The Harder They Come is built on an oft-told tale—a young man is forced into a life of crime when the corrupt society around him won’t give him an honest chance. But with its hip reggae soundtrack, this rewrite is unlike any version that came before.
Cocky songwriter Ivanhoe Martin travels from the Jamaican countryside to Kingston with dreams of riches and fame, but instead of finding opportunity, he’s tricked, stolen from, beaten up, and cheated. His brash attitude puts him in conflict with business and religious leaders, the dope dealers he hooks up with, and the police—and he becomes a hunted outlaw, a folk hero, and a pop star at the same time.
The film features real-life musician Jimmy Cliff and 1970s Jamaica. The country was no more than a decade into being independent, and the corruption that grew during colonial rule was still widespread throughout the nation. The movie is about that corruption, and the real-life locations where the movie was filmed reinforce the reality of the story with scenes of true poverty and wealth in an unequal land.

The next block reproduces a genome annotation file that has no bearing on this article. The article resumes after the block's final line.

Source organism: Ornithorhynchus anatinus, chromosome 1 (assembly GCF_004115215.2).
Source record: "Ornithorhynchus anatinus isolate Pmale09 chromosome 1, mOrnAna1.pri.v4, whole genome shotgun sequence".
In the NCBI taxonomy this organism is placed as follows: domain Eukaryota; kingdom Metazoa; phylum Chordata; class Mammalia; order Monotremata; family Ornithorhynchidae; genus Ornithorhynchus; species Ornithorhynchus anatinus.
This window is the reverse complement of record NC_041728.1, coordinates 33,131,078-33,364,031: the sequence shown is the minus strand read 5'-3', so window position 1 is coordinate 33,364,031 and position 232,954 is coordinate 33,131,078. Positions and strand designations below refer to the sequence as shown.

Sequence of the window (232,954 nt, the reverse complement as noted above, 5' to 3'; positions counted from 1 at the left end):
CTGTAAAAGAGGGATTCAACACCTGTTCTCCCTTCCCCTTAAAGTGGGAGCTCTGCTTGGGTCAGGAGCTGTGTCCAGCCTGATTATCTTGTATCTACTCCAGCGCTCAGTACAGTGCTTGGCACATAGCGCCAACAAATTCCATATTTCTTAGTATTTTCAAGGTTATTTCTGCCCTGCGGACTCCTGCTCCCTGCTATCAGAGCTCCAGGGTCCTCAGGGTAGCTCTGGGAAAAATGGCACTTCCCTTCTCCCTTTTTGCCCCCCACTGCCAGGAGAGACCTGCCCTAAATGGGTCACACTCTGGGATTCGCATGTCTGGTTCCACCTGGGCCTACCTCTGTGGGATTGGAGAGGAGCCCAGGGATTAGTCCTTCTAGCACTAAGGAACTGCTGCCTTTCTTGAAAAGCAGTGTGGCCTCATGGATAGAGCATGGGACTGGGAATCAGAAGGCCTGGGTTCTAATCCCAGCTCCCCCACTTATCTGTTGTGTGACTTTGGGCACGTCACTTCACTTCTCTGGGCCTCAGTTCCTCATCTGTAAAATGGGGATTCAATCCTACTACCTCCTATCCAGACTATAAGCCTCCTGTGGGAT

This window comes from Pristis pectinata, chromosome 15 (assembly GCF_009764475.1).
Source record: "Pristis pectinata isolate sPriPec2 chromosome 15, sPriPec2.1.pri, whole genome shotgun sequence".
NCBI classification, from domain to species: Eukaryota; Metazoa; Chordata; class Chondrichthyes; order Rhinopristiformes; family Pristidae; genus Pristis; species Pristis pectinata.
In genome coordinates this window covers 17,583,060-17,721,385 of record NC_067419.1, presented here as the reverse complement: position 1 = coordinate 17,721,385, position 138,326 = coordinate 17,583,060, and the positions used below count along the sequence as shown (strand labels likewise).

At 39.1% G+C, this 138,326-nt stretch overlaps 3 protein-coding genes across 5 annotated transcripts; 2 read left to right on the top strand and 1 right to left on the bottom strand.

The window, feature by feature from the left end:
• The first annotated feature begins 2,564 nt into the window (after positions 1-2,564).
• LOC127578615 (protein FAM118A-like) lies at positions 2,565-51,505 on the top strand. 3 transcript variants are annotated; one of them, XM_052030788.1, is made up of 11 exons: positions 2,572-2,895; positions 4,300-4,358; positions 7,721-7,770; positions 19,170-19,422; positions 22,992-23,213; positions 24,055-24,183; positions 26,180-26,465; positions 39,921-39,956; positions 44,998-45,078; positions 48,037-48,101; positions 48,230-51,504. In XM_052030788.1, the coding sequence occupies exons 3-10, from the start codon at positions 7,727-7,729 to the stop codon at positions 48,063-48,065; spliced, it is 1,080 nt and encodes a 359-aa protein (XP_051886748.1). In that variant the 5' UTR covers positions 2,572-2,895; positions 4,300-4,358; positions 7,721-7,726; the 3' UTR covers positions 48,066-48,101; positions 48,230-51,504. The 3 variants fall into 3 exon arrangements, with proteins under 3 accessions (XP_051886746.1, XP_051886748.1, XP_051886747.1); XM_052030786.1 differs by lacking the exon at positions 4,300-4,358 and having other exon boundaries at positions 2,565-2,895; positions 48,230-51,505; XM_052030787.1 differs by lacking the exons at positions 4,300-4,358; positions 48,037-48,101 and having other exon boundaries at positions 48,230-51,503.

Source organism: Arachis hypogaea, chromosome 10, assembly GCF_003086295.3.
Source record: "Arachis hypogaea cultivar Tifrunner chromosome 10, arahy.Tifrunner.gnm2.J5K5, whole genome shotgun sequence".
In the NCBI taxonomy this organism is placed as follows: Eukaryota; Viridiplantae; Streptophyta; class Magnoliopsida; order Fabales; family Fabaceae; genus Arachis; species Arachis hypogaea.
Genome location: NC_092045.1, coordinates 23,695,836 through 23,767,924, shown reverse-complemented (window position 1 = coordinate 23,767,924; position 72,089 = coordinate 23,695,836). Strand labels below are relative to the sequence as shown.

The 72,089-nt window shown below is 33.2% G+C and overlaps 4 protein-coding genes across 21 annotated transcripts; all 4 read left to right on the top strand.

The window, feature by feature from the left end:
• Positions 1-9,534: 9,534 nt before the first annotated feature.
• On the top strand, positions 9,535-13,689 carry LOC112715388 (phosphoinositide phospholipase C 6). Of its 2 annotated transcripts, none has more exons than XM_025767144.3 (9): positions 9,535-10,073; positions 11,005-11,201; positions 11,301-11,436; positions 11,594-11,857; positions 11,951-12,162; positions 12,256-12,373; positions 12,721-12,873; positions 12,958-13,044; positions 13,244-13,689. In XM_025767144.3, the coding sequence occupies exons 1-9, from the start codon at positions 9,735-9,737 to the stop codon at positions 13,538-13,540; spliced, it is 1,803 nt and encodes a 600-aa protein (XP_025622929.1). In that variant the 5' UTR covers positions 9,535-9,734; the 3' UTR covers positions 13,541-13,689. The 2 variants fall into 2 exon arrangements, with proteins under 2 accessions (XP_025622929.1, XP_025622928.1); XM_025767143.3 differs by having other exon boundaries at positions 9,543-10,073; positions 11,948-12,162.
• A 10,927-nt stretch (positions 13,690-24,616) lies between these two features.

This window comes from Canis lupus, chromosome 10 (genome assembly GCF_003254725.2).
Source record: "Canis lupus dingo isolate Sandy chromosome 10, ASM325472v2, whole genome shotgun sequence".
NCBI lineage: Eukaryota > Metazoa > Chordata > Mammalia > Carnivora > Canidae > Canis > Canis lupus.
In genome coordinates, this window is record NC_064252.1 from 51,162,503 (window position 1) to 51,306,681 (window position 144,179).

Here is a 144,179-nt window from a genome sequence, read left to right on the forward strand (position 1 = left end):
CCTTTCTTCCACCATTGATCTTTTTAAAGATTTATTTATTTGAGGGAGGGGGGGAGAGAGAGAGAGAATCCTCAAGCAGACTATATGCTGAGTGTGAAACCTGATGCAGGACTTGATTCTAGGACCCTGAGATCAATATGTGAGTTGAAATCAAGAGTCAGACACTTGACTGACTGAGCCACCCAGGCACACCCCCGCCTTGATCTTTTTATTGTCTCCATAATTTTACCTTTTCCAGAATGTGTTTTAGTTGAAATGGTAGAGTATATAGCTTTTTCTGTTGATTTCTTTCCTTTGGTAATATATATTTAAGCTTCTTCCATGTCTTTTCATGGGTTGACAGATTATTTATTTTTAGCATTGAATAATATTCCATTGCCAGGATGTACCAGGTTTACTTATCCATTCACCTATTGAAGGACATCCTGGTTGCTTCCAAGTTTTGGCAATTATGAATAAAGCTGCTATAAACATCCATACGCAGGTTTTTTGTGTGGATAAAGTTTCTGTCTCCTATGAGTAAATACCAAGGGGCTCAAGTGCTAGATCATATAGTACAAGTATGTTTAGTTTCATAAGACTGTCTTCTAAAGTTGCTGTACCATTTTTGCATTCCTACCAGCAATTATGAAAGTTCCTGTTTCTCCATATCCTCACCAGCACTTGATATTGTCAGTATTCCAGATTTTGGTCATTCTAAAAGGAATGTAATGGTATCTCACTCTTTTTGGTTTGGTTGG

Jimmy Cliff is magnetic onscreen, and he will not be intimidated or broken. Watching the film, it’s easy to see how Ivan was an inspiration for white suburban punks like The Clash. “I'd rather be a free man in my grave/than living as a puppet or a slave,” he sings in the song The Harder They Come.
Hearing the soundtrack, it’s also clear why The Clash, The Police, Elvis Costello, and apparently everyone else were writing reggae tunes after the movie was re-released in 1977. It’s wonderful music.
Watch it on Kanopy.